Earlier this year a Fusion-funded series of public events at BU was organised by Professors Ann Brooks (FHSS), Candida Yates (FMC) and Barry Richards (FMC). For these ‘Dialogues in the Social Sciences’, leading social scientists were invited to speak at BU, along with other figures from outside and inside academia, on topics of current concern. The aim was to offer to BU students and staff, and to members of the local public, opportunities to hear and take part in authoritative and informed discussion of social and political issues.
The first was entitled ‘Increasing inequality? Widening opportunity? Debating higher education reform’ Two leading educationists from the University of London Institute of Education discussed the Higher Education Green Paper. Professor Sir Peter Scott (former editor of THE, and former V-C of Kingston University) and Professor Ann Phoenix, eminent psychosocial researcher, outlined their analysis of the prospects for the sector. BU’s Dr. Mastoureh Fathi (FHSS) and Ellie Mayo-Ward (SUBU V-P) were respondents. Chaired by Professor Iain MacRury of FMC, this event explored some of the risks to the sector in the current proposals.
In the second event (‘Our scandalised society’), criminologist Professor Chris Greer (City University) and Lord Blair (Sir Ian Blair, former Commissioner of the Met) discussed key issues regarding how the British state is responding to scandal proliferation, the implications of scandal for crime control and institutional regulation in the digital age, and the risk of scapegoating as a substitute for understanding and solving, particularly in a 24/7 news environment. Professor Ann Brooks was in the chair for an intriguing examination of the roles of both media and police in this complex intersection of social changes.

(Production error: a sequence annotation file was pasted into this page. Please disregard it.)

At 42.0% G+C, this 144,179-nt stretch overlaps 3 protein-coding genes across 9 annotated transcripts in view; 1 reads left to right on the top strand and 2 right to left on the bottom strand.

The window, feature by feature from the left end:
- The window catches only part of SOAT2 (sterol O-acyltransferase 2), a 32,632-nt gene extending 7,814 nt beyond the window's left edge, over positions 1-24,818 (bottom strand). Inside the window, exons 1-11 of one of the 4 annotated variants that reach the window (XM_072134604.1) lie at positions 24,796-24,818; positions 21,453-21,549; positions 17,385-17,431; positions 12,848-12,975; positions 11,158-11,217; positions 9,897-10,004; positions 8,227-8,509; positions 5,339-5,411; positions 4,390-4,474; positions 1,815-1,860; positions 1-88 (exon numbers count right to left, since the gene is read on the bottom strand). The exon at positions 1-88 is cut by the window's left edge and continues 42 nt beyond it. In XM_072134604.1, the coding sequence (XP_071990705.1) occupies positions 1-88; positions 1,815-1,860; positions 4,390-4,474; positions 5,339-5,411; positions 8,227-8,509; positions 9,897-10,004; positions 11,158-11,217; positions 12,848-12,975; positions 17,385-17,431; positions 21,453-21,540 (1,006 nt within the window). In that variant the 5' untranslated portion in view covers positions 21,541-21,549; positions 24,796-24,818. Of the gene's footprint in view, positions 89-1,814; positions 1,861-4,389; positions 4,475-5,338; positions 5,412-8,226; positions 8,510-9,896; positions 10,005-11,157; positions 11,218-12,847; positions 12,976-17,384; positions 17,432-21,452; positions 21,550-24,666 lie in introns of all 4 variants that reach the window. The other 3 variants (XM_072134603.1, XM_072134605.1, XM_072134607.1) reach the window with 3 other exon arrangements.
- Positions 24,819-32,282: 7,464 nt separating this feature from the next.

Professor Matthew Feldman of Teesside University is an expert on the Far Right; he was joined for the third and final event by Emman el-Badawy of the University of Exeter and the Centre on Religion and Geopolitics, and Dr Usama Hasan of the counter-radicalisation organisation the Quilliam Foundation, both experts on violent jihadism. Under the title of ‘Radicalisation: what is it and what threat does it pose?’, Professor Barry Richards chaired a wide-ranging discussion which both put the current threat of Islamist terror in broader historical contexts and looked closely at some of the debates around the Prevent counter-terrorism programme.
Each one of these events demonstrated that with excellent speakers and a thoughtful audience, a good discussion is guaranteed. All of them involved both students and members of the public, though the challenge of drawing in large numbers for early evening extra-curricular events was also in evidence. As well as their value to participants, these events flagged up internally and externally that BU has a growing base of social-scientific expertise, networked with internationally leading experts and pursuing a clear public engagement mission.